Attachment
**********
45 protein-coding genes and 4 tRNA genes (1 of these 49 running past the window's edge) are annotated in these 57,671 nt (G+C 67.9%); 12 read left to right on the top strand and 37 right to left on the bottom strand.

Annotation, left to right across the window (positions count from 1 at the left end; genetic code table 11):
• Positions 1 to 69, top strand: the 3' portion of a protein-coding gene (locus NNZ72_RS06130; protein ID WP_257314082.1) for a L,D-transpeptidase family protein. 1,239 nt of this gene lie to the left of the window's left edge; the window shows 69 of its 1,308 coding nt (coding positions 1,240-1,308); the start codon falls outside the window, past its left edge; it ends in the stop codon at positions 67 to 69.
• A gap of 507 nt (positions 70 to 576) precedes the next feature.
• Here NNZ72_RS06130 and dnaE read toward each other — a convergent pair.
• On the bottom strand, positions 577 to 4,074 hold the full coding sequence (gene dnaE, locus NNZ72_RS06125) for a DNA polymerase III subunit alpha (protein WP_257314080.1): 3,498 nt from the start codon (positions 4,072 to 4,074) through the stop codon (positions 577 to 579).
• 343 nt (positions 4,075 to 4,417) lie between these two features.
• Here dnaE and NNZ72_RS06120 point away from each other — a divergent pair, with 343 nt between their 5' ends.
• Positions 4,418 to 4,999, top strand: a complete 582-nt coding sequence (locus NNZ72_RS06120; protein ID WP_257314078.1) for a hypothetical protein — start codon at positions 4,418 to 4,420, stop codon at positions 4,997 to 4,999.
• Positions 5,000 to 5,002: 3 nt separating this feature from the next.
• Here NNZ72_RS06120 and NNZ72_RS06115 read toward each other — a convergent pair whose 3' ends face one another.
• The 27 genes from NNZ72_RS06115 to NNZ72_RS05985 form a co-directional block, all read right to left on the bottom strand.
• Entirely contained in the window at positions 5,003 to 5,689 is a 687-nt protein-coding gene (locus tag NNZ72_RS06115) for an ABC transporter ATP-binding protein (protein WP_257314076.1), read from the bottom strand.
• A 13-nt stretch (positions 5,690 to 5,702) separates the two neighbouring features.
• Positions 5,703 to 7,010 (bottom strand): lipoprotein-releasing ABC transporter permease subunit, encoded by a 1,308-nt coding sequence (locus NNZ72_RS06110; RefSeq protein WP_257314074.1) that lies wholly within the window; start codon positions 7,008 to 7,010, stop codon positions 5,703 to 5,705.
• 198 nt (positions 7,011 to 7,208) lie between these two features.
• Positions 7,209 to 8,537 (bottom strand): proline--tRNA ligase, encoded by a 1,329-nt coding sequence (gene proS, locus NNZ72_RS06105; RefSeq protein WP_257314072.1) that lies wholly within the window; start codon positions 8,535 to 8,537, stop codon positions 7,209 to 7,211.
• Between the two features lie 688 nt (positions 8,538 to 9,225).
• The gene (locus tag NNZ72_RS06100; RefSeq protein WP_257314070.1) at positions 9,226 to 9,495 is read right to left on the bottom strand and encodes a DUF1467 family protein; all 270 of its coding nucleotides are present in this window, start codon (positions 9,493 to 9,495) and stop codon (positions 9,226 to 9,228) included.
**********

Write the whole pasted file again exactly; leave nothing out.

45 protein-coding genes and 4 tRNA genes (1 of these 49 running past the window's edge) are annotated in these 57,671 nt (G+C 67.9%); 12 read left to right on the top strand and 37 right to left on the bottom strand.

Annotation, left to right across the window (positions count from 1 at the left end; genetic code table 11):
• Positions 1 to 69, top strand: the 3' portion of a protein-coding gene (locus NNZ72_RS06130; protein ID WP_257314082.1) for a L,D-transpeptidase family protein. 1,239 nt of this gene lie to the left of the window's left edge; the window shows 69 of its 1,308 coding nt (coding positions 1,240-1,308); the start codon falls outside the window, past its left edge; it ends in the stop codon at positions 67 to 69.
• A gap of 507 nt (positions 70 to 576) precedes the next feature.
• Here NNZ72_RS06130 and dnaE read toward each other — a convergent pair.
• On the bottom strand, positions 577 to 4,074 hold the full coding sequence (gene dnaE, locus NNZ72_RS06125) for a DNA polymerase III subunit alpha (protein WP_257314080.1): 3,498 nt from the start codon (positions 4,072 to 4,074) through the stop codon (positions 577 to 579).
• 343 nt (positions 4,075 to 4,417) lie between these two features.
• Here dnaE and NNZ72_RS06120 point away from each other — a divergent pair, with 343 nt between their 5' ends.
• Positions 4,418 to 4,999, top strand: a complete 582-nt coding sequence (locus NNZ72_RS06120; protein ID WP_257314078.1) for a hypothetical protein — start codon at positions 4,418 to 4,420, stop codon at positions 4,997 to 4,999.
• Positions 5,000 to 5,002: 3 nt separating this feature from the next.
• Here NNZ72_RS06120 and NNZ72_RS06115 read toward each other — a convergent pair whose 3' ends face one another.
• The 27 genes from NNZ72_RS06115 to NNZ72_RS05985 form a co-directional block, all read right to left on the bottom strand.
• Entirely contained in the window at positions 5,003 to 5,689 is a 687-nt protein-coding gene (locus tag NNZ72_RS06115) for an ABC transporter ATP-binding protein (protein WP_257314076.1), read from the bottom strand.
• A 13-nt stretch (positions 5,690 to 5,702) separates the two neighbouring features.
• Positions 5,703 to 7,010 (bottom strand): lipoprotein-releasing ABC transporter permease subunit, encoded by a 1,308-nt coding sequence (locus NNZ72_RS06110; RefSeq protein WP_257314074.1) that lies wholly within the window; start codon positions 7,008 to 7,010, stop codon positions 5,703 to 5,705.
• 198 nt (positions 7,011 to 7,208) lie between these two features.
• Positions 7,209 to 8,537 (bottom strand): proline--tRNA ligase, encoded by a 1,329-nt coding sequence (gene proS, locus NNZ72_RS06105; RefSeq protein WP_257314072.1) that lies wholly within the window; start codon positions 8,535 to 8,537, stop codon positions 7,209 to 7,211.
• Between the two features lie 688 nt (positions 8,538 to 9,225).
• The gene (locus tag NNZ72_RS06100; RefSeq protein WP_257314070.1) at positions 9,226 to 9,495 is read right to left on the bottom strand and encodes a DUF1467 family protein; all 270 of its coding nucleotides are present in this window, start codon (positions 9,493 to 9,495) and stop codon (positions 9,226 to 9,228) included.